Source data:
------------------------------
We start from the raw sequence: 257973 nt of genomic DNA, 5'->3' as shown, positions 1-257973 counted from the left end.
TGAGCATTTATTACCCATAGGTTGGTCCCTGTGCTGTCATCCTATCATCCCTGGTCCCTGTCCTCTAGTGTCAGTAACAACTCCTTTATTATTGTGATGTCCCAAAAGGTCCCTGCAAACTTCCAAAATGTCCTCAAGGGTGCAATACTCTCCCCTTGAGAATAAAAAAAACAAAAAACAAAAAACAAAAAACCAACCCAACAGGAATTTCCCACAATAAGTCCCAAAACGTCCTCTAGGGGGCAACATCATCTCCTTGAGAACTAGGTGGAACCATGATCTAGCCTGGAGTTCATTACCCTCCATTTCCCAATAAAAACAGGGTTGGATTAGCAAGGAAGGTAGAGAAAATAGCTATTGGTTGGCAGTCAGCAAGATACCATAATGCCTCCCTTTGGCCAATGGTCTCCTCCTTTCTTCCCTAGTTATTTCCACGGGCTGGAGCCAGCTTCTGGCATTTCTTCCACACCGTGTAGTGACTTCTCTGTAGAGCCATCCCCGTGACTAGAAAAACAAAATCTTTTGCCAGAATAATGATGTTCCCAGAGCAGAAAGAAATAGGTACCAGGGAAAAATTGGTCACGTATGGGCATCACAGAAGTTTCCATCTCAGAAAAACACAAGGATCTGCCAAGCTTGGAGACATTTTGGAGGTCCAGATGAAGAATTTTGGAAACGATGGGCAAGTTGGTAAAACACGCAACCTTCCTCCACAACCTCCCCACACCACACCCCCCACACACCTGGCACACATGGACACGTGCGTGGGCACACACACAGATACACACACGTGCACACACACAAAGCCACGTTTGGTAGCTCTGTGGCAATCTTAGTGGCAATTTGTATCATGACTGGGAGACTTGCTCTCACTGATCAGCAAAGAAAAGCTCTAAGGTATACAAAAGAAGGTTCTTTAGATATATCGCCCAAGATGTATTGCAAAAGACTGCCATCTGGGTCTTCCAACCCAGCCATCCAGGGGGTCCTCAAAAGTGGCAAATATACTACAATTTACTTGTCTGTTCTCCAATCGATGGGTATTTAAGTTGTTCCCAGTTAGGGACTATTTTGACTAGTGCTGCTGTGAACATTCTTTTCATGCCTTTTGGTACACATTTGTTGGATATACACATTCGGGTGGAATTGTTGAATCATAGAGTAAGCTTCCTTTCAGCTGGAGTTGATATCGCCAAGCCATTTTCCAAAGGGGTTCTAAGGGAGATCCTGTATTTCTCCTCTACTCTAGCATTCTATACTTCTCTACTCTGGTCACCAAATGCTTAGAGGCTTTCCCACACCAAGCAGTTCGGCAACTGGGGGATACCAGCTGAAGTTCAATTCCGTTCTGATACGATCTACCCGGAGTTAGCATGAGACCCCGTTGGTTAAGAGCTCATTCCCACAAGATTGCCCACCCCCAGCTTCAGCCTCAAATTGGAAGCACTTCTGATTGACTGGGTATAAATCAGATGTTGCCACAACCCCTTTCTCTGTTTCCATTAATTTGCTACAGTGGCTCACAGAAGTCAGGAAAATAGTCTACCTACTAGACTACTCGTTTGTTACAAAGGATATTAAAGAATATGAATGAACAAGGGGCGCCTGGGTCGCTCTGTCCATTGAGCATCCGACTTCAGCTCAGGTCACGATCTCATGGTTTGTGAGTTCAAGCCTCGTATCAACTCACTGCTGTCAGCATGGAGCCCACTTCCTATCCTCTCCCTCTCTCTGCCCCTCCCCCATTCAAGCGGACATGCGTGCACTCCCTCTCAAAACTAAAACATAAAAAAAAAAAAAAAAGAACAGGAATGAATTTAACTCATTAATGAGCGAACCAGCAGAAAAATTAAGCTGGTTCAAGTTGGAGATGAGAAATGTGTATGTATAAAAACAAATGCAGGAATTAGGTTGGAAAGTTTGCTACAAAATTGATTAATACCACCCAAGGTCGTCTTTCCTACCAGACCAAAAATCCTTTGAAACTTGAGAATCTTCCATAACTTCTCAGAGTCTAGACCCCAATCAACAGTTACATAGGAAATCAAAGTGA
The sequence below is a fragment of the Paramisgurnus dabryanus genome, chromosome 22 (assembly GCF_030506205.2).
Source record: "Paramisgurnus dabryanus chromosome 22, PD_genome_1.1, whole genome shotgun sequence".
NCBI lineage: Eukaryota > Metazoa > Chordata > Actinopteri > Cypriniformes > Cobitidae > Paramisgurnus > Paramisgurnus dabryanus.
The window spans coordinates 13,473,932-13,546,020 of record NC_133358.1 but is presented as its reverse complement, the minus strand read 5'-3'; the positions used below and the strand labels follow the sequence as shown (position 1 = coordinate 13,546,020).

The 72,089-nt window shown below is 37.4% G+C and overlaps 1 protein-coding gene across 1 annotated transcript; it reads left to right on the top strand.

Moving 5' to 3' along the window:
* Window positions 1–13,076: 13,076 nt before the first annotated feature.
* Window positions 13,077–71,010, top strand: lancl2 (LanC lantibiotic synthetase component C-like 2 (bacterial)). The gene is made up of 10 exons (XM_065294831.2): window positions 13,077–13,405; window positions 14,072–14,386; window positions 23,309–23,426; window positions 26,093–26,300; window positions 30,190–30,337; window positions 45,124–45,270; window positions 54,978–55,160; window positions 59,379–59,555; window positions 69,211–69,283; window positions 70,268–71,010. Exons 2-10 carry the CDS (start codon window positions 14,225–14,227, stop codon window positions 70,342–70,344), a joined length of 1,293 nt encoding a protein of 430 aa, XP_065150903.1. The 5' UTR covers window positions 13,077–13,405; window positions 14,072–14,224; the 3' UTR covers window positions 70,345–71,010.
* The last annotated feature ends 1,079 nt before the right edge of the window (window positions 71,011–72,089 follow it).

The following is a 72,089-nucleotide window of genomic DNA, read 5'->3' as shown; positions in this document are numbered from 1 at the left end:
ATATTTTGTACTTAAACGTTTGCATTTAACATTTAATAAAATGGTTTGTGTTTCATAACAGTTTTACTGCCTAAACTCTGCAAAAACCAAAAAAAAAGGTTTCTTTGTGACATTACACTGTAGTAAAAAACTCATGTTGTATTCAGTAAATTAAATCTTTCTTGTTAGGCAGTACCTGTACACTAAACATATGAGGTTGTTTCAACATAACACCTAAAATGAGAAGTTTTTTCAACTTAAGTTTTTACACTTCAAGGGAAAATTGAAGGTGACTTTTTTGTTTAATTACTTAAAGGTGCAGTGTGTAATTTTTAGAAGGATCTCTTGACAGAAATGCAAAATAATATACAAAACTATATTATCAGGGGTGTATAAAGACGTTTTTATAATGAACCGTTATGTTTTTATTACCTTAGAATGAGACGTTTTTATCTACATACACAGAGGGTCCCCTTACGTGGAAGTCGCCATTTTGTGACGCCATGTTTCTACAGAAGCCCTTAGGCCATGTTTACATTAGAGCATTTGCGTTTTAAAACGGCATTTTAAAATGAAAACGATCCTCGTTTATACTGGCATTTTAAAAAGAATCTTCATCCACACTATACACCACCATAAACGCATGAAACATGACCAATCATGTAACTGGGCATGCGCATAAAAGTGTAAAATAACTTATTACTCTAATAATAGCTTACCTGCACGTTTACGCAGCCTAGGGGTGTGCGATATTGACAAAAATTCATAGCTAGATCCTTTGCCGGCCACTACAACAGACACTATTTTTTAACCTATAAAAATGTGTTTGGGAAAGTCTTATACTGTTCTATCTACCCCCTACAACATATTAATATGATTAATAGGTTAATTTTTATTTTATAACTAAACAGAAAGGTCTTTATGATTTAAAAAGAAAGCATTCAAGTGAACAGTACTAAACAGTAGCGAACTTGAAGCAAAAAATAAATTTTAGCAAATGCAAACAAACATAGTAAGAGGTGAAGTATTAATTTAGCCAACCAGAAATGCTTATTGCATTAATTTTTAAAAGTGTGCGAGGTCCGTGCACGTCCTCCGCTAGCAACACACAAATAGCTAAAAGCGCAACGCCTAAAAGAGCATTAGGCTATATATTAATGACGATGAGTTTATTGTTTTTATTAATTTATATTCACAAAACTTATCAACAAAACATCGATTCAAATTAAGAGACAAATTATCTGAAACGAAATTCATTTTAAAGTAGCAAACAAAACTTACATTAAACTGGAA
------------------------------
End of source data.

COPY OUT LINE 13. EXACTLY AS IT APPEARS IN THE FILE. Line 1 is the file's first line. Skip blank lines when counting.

ATATTTTGTACTTAAACGTTTGCATTTAACATTTAATAAAATGGTTTGTGTTTCATAACAGTTTTACTGCCTAAACTCTGCAAAAACCAAAAAAAAAGGTTTCTTTGTGACATTACACTGTAGTAAAAAACTCATGTTGTATTCAGTAAATTAAATCTTTCTTGTTAGGCAGTACCTGTACACTAAACATATGAGGTTGTTTCAACATAACACCTAAAATGAGAAGTTTTTTCAACTTAAGTTTTTACACTTCAAGGGAAAATTGAAGGTGACTTTTTTGTTTAATTACTTAAAGGTGCAGTGTGTAATTTTTAGAAGGATCTCTTGACAGAAATGCAAAATAATATACAAAACTATATTATCAGGGGTGTATAAAGACGTTTTTATAATGAACCGTTATGTTTTTATTACCTTAGAATGAGACGTTTTTATCTACATACACAGAGGGTCCCCTTACGTGGAAGTCGCCATTTTGTGACGCCATGTTTCTACAGAAGCCCTTAGGCCATGTTTACATTAGAGCATTTGCGTTTTAAAACGGCATTTTAAAATGAAAACGATCCTCGTTTATACTGGCATTTTAAAAAGAATCTTCATCCACACTATACACCACCATAAACGCATGAAACATGACCAATCATGTAACTGGGCATGCGCATAAAAGTGTAAAATAACTTATTACTCTAATAATAGCTTACCTGCACGTTTACGCAGCCTAGGGGTGTGCGATATTGACAAAAATTCATAGCTAGATCCTTTGCCGGCCACTACAACAGACACTATTTTTTAACCTATAAAAATGTGTTTGGGAAAGTCTTATACTGTTCTATCTACCCCCTACAACATATTAATATGATTAATAGGTTAATTTTTATTTTATAACTAAACAGAAAGGTCTTTATGATTTAAAAAGAAAGCATTCAAGTGAACAGTACTAAACAGTAGCGAACTTGAAGCAAAAAATAAATTTTAGCAAATGCAAACAAACATAGTAAGAGGTGAAGTATTAATTTAGCCAACCAGAAATGCTTATTGCATTAATTTTTAAAAGTGTGCGAGGTCCGTGCACGTCCTCCGCTAGCAACACACAAATAGCTAAAAGCGCAACGCCTAAAAGAGCATTAGGCTATATATTAATGACGATGAGTTTATTGTTTTTATTAATTTATATTCACAAAACTTATCAACAAAACATCGATTCAAATTAAGAGACAAATTATCTGAAACGAAATTCATTTTAAAGTAGCAAACAAAACTTACATTAAACTGGAA